(Closed) joining our bank accounts… freaking out

posted 6 years ago in Money
Post # 2
Member
4233 posts
Honey bee

Nah that’s what we plan on doing- a joint for shared expenses then our own for whatever we want. Sorry, but I don’t buy into “it’s our money”. No, some of it’s just mine :P. You can even get your account to automatically transfer a set amount each month to your joint account, so it’s super easy.

Post # 3
Member
7577 posts
Bumble Beekeeper
  • Wedding: October 2014

I handle the finances; my Fi has no head for money and he finds the bills very tedious. Each of our paychecks get a preset amount direct deposited to our joint account. Whatever is left over is our own personal  money. Play with it, save it, whatever. The household expenses, bills and basic investments come from the joint account. We put in about equal amounts as we earn fairly equal amounts. We also have a joint credit card for stuff like vacations and dining out unless one of us feels like treating.

Post # 4
Member
2421 posts
Buzzing bee
  • Wedding: July 2015

Here is an idea keep your bank accounts that you both have separtley. And when you combine finaces open up a new bank account and use that as a joint account that way if anything happens you both still have your accounts and when you get paid put half of you money in the joint and the other half in your normal bank account win win.. 

Post # 5
Member
619 posts
Busy bee

Congrats! It’s great that you will have a dual income household! 

I’m the spender, DH is a saver. It took a little while to get into the rhythm, but cash is a fantastic budgeting tool. We have joint everything. We go by a budget (revised quarterly as we reevaluate our habits) a bill schedule (I pay bills every payday) and a spreadsheet to track where our money goes (DH). we have immediate financial goals, and short-term and long-term goals.

DH was much more fluent in finances than I was when we got together, but I convinced him to spend a little more on worthwhile investments and he encouraged me to pay off debt and have a safety net. We balance each other well. Go into it with an open mind and communicate. Set goals and boundaries for both of you, and discuss how it’s going, regularly. 

Yay! Good luck!!

Post # 6
Member
1622 posts
Bumble bee

I manage the finances in our relationship and, like you OP, am very organized and budget-minded, while DH is… not so much. He makes about 40K more than I do per year, so we handle it like this: His name is on my account and his paycheck is directly deposited into this acct. I transfer a set amount into his own account and he can spend this how ever he chooses, but I have access to this account and keep track of the balance. I pay all the bills, so I can see how much he is spending and can transfer money in and out based on how much he spends throughout the month. We made it a rule, that we have to check-in with the other person if we spend more than $100 at a time, just as a heads up to the other person.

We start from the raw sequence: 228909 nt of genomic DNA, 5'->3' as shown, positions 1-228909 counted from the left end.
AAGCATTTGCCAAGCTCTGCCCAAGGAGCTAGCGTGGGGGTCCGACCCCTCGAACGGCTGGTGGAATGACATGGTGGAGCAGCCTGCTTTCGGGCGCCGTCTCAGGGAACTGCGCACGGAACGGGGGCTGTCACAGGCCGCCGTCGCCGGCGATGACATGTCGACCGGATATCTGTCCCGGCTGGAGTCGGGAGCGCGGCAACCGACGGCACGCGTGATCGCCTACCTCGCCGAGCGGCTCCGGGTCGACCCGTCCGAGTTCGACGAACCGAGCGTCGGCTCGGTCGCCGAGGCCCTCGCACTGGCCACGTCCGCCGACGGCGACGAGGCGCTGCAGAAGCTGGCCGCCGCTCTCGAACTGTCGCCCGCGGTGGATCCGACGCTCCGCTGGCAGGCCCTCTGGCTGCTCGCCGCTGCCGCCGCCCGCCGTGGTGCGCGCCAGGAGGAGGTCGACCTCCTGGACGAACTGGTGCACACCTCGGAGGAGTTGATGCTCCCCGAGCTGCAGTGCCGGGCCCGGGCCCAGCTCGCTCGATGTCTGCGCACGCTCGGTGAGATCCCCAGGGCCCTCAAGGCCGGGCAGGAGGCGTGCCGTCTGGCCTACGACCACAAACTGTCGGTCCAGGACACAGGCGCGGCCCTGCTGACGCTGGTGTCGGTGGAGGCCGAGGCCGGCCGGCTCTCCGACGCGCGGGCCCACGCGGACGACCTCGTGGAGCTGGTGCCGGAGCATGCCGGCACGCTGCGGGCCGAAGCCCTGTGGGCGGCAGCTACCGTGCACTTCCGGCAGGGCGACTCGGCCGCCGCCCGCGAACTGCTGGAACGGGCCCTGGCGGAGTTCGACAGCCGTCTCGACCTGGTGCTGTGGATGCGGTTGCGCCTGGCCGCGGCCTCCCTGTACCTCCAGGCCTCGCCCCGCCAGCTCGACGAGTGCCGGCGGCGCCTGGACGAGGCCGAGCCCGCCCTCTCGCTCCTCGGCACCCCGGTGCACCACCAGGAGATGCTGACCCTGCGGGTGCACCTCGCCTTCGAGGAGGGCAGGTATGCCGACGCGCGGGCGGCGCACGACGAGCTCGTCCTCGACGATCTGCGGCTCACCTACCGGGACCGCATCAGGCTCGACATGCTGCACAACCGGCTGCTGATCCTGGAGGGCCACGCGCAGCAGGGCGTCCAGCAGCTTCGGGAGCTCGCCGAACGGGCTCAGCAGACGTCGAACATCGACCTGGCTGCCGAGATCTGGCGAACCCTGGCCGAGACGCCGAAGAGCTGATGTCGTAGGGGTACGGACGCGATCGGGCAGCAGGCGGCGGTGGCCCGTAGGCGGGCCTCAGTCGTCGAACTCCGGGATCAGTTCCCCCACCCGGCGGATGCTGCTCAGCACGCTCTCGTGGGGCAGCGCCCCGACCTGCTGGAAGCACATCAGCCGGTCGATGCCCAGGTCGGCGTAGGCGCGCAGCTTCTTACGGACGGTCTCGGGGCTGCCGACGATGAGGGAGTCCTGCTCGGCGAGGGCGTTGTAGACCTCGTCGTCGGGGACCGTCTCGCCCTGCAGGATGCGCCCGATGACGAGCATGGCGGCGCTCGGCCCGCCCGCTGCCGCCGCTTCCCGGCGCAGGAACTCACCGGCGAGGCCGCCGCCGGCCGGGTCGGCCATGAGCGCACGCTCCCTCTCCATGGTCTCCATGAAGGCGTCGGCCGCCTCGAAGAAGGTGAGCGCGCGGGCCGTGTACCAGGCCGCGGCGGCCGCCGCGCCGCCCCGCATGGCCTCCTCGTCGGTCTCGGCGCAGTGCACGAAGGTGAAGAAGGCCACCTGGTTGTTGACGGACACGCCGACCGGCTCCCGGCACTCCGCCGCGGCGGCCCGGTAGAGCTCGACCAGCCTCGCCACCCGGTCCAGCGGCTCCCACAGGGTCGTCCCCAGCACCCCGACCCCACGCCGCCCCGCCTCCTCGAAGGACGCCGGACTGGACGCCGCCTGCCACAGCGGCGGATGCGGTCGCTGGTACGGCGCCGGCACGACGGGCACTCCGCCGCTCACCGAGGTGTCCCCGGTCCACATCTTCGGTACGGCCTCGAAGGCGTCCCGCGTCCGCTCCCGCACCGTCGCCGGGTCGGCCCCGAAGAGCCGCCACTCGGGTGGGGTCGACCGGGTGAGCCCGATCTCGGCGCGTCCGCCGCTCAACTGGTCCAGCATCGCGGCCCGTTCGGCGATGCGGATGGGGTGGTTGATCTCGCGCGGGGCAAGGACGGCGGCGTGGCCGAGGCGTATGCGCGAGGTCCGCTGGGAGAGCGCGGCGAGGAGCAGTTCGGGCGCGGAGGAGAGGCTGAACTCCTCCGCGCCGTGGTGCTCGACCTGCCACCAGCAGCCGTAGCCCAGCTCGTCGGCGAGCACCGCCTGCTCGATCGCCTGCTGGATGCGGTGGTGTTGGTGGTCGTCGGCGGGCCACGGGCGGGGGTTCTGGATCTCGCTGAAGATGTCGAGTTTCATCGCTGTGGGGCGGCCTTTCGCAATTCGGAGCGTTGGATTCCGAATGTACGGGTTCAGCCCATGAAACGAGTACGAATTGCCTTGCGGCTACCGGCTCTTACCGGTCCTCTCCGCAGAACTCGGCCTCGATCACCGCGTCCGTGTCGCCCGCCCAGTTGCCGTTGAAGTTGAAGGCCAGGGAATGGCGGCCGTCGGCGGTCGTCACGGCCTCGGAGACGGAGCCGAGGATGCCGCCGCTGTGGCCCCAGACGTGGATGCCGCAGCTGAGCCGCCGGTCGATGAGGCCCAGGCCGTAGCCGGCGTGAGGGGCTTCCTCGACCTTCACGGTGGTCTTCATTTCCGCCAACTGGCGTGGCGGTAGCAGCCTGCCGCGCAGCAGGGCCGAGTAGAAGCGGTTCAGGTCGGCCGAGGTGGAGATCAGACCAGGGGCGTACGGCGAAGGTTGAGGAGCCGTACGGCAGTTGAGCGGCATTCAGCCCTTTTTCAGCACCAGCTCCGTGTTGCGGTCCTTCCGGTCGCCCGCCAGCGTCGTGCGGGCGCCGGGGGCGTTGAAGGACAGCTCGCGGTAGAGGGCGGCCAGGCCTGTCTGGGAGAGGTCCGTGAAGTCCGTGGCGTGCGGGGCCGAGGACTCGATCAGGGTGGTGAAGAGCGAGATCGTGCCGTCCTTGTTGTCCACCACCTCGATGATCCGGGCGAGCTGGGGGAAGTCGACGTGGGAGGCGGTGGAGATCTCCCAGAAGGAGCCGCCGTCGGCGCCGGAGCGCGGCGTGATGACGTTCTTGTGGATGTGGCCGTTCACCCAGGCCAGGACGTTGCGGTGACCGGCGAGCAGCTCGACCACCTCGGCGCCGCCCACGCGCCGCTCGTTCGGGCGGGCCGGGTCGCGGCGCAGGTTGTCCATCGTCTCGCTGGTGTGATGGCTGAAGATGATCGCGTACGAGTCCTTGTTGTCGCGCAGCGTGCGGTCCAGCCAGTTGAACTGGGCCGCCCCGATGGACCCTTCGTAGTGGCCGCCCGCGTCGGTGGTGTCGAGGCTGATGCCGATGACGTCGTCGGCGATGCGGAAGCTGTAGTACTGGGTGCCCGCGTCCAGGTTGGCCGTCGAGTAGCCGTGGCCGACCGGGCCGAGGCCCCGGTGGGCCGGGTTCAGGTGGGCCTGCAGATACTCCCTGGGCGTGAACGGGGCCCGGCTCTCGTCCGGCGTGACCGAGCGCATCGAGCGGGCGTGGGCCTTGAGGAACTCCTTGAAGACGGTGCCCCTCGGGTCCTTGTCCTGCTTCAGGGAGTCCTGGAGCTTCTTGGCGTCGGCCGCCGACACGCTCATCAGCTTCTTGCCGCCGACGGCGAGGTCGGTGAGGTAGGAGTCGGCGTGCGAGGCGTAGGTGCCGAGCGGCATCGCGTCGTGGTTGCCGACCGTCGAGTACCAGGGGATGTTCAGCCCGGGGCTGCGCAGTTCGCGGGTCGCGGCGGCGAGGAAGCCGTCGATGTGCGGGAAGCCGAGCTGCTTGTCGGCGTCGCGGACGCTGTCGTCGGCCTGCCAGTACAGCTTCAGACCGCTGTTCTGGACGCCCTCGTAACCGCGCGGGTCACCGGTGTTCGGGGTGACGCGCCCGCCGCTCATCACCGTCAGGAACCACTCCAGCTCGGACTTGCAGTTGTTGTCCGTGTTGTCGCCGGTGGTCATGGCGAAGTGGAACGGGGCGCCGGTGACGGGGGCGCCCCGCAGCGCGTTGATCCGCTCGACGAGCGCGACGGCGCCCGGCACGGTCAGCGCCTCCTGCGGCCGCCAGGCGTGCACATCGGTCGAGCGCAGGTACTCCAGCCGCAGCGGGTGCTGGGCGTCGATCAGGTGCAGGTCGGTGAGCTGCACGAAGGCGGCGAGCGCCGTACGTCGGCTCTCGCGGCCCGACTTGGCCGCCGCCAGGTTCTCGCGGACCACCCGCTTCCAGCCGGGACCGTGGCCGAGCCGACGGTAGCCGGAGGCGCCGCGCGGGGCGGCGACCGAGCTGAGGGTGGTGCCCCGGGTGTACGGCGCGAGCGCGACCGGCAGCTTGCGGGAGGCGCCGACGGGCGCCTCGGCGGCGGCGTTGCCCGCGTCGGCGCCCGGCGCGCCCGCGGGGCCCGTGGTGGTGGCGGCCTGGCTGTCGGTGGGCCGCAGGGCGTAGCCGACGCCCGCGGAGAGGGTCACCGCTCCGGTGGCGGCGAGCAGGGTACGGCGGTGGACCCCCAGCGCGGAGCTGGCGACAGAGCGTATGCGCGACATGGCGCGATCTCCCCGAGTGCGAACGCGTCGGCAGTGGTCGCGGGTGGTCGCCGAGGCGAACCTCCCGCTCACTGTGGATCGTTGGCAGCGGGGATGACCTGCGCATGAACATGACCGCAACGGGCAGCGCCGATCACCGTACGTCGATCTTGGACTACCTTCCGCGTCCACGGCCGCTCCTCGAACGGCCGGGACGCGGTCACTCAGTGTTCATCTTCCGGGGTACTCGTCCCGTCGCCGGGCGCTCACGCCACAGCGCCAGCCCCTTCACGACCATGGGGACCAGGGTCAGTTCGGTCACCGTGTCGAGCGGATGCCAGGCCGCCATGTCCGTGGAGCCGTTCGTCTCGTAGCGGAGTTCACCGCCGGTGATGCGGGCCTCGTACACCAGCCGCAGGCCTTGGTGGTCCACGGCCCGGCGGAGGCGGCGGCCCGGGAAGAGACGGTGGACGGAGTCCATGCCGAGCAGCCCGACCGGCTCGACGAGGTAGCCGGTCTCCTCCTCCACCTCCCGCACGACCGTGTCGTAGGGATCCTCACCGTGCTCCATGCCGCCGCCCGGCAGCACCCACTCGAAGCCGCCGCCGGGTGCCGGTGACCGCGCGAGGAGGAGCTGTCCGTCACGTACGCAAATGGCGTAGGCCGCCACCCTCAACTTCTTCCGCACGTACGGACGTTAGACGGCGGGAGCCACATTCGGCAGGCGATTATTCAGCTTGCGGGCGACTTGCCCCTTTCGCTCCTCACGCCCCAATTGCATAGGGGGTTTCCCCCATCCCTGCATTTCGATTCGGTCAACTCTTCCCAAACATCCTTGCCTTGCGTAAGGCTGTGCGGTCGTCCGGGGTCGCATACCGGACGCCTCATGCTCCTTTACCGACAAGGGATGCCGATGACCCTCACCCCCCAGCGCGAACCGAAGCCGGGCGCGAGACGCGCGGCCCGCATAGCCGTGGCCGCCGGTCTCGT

This way I can budget for daily life and for long term goals and he gets the freedom of having “his own” money without feeling like he is dependent on an allowance. I also made him max out his contributions to his 401K, so he never sees the money, so he can’t spend it. It works for us

Post # 7
Member
2008 posts
Buzzing bee

My ILs have a joint account but my Future Mother-In-Law controls the finances. Future Father-In-Law admits he’s bad with money so she pays all the bills, make sure the groceries are fully stocked and when they’re planning a trip somewhere, she will be the one to book and pay. She fills the cars with petrol and buys him his cigarettes. They’re always together anyway so if they are out for dinner or other stuff, she just pays for everything. They’re both technically “paying” but she is able to say no if they still have bills to pay. One of his friends asked him if he feels like crap having to ask for “pocket money” off his wife and my Future Father-In-Law said, “No, I mean it does seem funny after this age but I’m not the one who sees the bills, I’m not the one who stresses about what needs to be paid. I have it easy. She makes sure everything is taken care of and I don’t have to worry about a thing. Ignorance is bliss I guess”.

So could you maybe still manage the money even with a joint account? It’s pretty much the same thing, except now there is more money.

Or you could try what my SO and I do. We each still have our own accounts that we had before we even met (it’s so much easier not having to change things like where our pays go, direct debits for certain things, etc.) but we also have a joint account. We get paid weekly and the both of us put in the same amount from each pay (it’s about 80% of our pays). That account is used to pay bills, buy groceries, buy petrol for our cars, household items, furniture and is also used for things like date night and alike. It’s pretty much our “couple stuff” account. Whatever is left over in our personal accounts is what we use on ourselves. It’s great because he never has to complain about me spending money on getting my hair done or buying a pair of shoes and I never need to complain about him spending money on a video game console or the latest gadgets. The bills are all taken care of (plus a bit of savings is left in that account) and we each get to spend money without any guilt.